RALEIGH, N.C. (WTVD) -- North Carolina continues to see a surge in electric vehicle registrations with more than 30,000 as of June, according to the NCDOT.
"Currently, we're well on track to meet that initial 80,000 registered zero emission vehicle goal," NCDOT's Harris Kay said. "As of June, we are just short of 45,000, which is making great progress, and we're seeing a lot more people interested in buying these cars and actually going through and purchasing these vehicles."
Wake County recorded the highest number of electric vehicle registrations in June with 8,120.
For Cary resident Kristi Matthews, it took months to find a Hyundai IONIQ 5.
"I really had to chase it down," Matthews said. "All the dealerships around here had none available. So I called around, put my name on a list and they finally called me and said we got one coming in and it's the color you want, so I was happy."
The strong demand comes amid high prices. The EV average in July was $62,893, up 14.8% from last year, according to Edmunds.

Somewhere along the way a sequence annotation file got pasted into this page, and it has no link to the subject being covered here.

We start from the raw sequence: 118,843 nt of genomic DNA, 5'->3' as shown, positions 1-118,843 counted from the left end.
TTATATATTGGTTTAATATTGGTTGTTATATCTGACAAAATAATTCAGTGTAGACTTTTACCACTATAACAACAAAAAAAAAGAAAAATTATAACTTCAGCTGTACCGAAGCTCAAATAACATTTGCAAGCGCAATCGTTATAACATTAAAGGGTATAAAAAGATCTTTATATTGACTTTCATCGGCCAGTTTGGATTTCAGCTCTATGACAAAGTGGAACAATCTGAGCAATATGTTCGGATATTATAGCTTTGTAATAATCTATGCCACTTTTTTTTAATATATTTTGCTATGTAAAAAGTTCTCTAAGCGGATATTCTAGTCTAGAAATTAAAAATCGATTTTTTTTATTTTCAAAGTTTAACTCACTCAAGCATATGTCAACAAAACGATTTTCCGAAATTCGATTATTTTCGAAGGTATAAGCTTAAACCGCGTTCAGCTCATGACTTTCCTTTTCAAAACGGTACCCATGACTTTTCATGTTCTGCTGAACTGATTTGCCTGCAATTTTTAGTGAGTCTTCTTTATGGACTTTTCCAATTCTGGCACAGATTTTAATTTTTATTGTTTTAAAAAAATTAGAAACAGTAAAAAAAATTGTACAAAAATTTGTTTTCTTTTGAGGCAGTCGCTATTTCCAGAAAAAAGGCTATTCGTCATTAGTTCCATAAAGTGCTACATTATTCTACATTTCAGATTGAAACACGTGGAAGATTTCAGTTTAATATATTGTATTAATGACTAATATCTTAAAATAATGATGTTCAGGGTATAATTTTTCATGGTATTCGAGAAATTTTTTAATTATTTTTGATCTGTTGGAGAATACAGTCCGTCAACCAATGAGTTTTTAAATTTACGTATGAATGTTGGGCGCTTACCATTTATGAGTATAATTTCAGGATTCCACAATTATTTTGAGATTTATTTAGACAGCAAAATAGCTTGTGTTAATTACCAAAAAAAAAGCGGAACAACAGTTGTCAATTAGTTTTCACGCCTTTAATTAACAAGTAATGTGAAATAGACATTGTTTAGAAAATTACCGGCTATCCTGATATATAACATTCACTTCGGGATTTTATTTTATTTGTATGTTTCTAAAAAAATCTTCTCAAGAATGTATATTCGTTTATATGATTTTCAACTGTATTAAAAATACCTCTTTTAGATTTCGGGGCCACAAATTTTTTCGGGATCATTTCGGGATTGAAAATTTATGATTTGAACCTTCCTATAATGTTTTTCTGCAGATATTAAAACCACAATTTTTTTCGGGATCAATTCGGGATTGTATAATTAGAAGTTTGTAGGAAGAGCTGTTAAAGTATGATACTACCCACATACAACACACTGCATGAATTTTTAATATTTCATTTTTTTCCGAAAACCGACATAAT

"The price has definitely increased," a Tesla owner in Raleigh said.
But despite the cost increase, Kay said they're confident the state will reach its goal and exceed it.
"The 2025 goal, we're well on track," Kay said. "The goal that was stated earlier this year reaching 1.25 million by 2030, we always knew was a bit of a stretch goal, but people in the department and many of our partners outside of the department are working hard to make sure that we can do as much as we can to really encourage the adoption of vehicles."
Kay added part of the department's plan is to make sure they're handling both EV and population growth.
"The department has identified several alternative fuel corridors," Kay said. "Basically the main highways and interstates traveled along by people either coming through the state or traveling private people in the state, with the ultimate goal of setting up charging stations at least every 50 miles along each of these alternative fuel corridors."
More challenges include workforce and infrastructure, according to Matthews, who works at the NC Sustainable Energy Association and focuses on growing the percentage of renewable energy on the grid.
"There's a lot of people working on this right now and I think we'll get there," Matthews said. "It's just going to take cooperation from maybe community colleges and other groups to train people up to not only sell these cars, but work on them, and install the charging stations and maintain the charging stations, so there's a lot to be done."